Do you know how to keep your pipes from freezing? Sure, Houston is known across the country for its hot and humid weather, but we do experience cold temperatures in the winter. Although our friends in the north and Midwest may laugh at what we think is “cold,” it still gets chilly enough that you must take the proper steps to protect your plumbing and prep your home for winter.
Having your heater inspected in the early fall is the most important thing every homeowner should do in preparation for lower temperatures. But when it comes to your plumbing, there are steps you should take before the first freeze to ensure all parts of your plumbing system make it through and prevent pipes from freezing. Not taking the proper precautions could result in frozen pipes that burst—which will cost you lots of money.
“Wind and cold air are what freeze pipes, and by properly covering up all exposed pipes from the wind, you are taking the right steps to make sure your pipes don’t freeze up and burst.” said John Moore Services Senior Operations Manager Joe Bany. “Protecting your plumbing by protecting pipes from the wind is key. The wind chill is colder than the outside temperature, and when it reaches a certain degree, it can destroy all unprotected piping.”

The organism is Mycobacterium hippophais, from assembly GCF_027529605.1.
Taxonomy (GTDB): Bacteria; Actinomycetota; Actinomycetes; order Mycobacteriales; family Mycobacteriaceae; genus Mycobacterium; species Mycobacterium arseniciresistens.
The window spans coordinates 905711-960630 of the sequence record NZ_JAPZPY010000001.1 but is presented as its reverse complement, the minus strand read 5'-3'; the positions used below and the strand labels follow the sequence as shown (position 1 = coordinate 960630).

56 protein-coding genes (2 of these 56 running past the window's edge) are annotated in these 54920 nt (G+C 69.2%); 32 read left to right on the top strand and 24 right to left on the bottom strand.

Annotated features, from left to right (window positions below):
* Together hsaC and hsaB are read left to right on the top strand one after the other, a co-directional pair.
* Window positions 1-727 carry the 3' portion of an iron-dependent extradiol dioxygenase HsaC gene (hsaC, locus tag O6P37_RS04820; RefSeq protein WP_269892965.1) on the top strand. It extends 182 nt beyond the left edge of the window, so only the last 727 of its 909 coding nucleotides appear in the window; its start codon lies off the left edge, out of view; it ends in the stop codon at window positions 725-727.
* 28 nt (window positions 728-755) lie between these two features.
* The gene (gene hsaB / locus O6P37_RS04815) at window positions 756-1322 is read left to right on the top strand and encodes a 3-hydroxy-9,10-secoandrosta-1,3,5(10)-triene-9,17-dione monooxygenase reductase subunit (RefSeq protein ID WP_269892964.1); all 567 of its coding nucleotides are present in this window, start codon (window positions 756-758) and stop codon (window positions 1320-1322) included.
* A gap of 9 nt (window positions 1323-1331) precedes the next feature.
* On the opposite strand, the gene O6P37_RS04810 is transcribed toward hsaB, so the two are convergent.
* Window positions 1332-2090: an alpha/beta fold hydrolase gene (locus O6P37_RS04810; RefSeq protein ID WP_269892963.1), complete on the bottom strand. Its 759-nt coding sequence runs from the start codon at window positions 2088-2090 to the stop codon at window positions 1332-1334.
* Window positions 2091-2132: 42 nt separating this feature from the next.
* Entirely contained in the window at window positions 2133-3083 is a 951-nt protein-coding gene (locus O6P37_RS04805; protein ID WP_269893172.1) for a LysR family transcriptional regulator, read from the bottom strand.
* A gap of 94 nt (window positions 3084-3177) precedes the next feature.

Protect Your Plumbing Before a Freeze
Wrap up all exposed pipes and hose bibs outside: All pipes, hose bibs, and sprinklers exposed to the outside elements are vulnerable to freeze if not properly wrapped AND insulated. Many people wrap a towel or newspaper around an exposed pipe, thinking it will be enough to prevent pipes from freezing, but this is not the case.
Don’t use a towel to protect an outdoor pipe: Because towels and newspapers hold moisture, it is like covering the pipes with a wet rag, increasing the freezing process. The best way to wrap pipes for winter is using polyethylene foam insulation, a foam wrap that completely covers exposed pipes and protects them from rain, wind, water, and cold air. Various sizes are available at your local hardware store.
Fix all outdoor leaks: Many times, homeowners have a leaky hose bib but do not notice it or get it fixed because it’s hidden away in the backyard. Now is the time to inspect and repair all leaks—even small ones. When we get cold weather, leaking water will freeze all the way up the hose bib and get back into the pipe. The tiniest leak can cause a great amount of damage.